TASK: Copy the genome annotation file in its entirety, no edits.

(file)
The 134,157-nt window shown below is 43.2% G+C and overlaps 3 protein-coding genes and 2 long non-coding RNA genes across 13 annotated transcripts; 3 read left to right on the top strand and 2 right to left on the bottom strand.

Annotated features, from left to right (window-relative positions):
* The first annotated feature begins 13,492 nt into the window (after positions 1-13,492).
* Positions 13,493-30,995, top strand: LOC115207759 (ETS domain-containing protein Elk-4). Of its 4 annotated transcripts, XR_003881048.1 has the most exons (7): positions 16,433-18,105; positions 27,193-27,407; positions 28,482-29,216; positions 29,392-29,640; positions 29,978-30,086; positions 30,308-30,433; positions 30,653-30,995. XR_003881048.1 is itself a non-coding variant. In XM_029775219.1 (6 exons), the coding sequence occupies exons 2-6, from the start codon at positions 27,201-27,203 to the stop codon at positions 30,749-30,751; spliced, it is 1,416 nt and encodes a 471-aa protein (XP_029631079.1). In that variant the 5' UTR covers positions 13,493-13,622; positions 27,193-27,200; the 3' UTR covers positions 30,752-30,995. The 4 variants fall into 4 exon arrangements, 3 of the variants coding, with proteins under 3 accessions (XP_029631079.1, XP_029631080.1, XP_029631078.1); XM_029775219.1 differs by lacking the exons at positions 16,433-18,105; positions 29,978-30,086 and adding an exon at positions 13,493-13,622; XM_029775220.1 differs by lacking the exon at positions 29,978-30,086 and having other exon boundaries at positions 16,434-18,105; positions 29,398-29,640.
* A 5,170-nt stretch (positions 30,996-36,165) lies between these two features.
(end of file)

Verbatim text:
The 134,157-nt window shown below is 43.2% G+C and overlaps 3 protein-coding genes and 2 long non-coding RNA genes across 13 annotated transcripts; 3 read left to right on the top strand and 2 right to left on the bottom strand.

Annotated features, from left to right (window-relative positions):
* The first annotated feature begins 13,492 nt into the window (after positions 1-13,492).
* Positions 13,493-30,995, top strand: LOC115207759 (ETS domain-containing protein Elk-4). Of its 4 annotated transcripts, XR_003881048.1 has the most exons (7): positions 16,433-18,105; positions 27,193-27,407; positions 28,482-29,216; positions 29,392-29,640; positions 29,978-30,086; positions 30,308-30,433; positions 30,653-30,995. XR_003881048.1 is itself a non-coding variant. In XM_029775219.1 (6 exons), the coding sequence occupies exons 2-6, from the start codon at positions 27,201-27,203 to the stop codon at positions 30,749-30,751; spliced, it is 1,416 nt and encodes a 471-aa protein (XP_029631079.1). In that variant the 5' UTR covers positions 13,493-13,622; positions 27,193-27,200; the 3' UTR covers positions 30,752-30,995. The 4 variants fall into 4 exon arrangements, 3 of the variants coding, with proteins under 3 accessions (XP_029631079.1, XP_029631080.1, XP_029631078.1); XM_029775219.1 differs by lacking the exons at positions 16,433-18,105; positions 29,978-30,086 and adding an exon at positions 13,493-13,622; XM_029775220.1 differs by lacking the exon at positions 29,978-30,086 and having other exon boundaries at positions 16,434-18,105; positions 29,398-29,640.
* A 5,170-nt stretch (positions 30,996-36,165) lies between these two features.